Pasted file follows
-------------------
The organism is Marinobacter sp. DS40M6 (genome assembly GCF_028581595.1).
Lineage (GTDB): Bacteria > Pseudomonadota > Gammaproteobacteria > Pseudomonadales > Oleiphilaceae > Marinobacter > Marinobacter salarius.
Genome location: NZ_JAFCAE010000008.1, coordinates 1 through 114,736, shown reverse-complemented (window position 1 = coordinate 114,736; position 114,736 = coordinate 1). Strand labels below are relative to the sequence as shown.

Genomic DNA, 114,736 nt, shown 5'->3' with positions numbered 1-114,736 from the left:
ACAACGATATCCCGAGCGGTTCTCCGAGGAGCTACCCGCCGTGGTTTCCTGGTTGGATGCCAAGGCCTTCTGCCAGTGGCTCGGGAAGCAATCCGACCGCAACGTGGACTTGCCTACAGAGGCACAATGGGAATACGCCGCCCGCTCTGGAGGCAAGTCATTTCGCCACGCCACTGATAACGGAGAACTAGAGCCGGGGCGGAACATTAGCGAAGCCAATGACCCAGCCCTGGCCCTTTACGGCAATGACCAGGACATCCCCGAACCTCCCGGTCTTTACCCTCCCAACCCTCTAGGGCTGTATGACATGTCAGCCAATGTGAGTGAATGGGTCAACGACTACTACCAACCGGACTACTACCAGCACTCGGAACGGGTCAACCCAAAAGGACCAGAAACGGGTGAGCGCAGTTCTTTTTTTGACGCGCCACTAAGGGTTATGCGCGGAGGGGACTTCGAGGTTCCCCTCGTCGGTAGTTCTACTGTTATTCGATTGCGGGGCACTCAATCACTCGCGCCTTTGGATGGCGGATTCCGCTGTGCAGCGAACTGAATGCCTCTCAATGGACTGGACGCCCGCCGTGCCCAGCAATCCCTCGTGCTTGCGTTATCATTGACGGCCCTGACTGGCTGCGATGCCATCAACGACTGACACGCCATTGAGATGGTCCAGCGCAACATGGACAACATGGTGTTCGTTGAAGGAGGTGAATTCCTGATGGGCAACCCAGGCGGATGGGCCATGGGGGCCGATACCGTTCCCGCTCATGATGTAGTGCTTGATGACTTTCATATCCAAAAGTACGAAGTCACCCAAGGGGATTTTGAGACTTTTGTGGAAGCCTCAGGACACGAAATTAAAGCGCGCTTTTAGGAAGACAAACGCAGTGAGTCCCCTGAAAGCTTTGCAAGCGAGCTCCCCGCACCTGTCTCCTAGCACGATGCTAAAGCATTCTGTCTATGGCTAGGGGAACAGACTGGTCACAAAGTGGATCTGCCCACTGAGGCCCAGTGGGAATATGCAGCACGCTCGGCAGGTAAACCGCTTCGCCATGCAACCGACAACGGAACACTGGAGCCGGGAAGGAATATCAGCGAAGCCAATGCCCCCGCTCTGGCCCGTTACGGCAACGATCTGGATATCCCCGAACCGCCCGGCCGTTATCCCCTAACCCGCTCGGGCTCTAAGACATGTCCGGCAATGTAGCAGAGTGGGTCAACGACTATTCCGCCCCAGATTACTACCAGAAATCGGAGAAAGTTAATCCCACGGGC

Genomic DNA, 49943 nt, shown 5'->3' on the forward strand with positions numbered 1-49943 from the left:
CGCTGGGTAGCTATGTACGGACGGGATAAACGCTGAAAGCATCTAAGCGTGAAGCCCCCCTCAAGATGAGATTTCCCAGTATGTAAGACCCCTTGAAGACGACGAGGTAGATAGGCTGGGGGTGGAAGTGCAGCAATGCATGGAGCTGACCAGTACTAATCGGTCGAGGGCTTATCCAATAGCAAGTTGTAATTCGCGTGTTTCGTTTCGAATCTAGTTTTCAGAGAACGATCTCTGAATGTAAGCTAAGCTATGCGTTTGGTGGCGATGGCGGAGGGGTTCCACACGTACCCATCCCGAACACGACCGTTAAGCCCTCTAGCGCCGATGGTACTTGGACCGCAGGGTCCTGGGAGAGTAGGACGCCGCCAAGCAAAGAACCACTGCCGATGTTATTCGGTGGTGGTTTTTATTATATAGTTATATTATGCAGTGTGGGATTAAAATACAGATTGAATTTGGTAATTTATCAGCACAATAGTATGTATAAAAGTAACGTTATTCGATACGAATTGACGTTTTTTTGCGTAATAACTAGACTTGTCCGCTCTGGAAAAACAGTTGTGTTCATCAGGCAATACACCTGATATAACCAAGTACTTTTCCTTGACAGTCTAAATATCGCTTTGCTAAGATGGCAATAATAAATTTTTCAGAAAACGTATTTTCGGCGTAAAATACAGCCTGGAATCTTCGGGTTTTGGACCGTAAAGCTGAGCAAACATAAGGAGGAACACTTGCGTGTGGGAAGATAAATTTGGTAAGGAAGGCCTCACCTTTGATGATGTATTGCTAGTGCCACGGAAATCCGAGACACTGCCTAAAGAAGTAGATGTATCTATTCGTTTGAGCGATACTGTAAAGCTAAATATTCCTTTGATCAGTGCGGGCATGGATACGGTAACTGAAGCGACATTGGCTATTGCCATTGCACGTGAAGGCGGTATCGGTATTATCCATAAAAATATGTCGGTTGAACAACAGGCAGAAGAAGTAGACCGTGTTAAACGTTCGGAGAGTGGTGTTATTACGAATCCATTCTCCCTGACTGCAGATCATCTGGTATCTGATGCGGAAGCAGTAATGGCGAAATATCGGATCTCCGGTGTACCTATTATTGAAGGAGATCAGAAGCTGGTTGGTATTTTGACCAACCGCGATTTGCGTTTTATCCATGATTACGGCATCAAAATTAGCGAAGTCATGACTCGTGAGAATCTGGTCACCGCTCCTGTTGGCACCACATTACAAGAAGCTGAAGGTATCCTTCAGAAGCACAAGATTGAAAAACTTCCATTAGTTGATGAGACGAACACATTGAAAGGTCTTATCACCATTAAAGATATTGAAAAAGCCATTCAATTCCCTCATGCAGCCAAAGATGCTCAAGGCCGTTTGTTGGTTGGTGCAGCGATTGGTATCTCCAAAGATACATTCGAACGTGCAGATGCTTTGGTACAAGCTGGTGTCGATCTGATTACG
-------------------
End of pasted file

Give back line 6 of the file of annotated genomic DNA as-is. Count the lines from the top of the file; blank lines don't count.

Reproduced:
Genomic DNA, 49943 nt, shown 5'->3' on the forward strand with positions numbered 1-49943 from the left: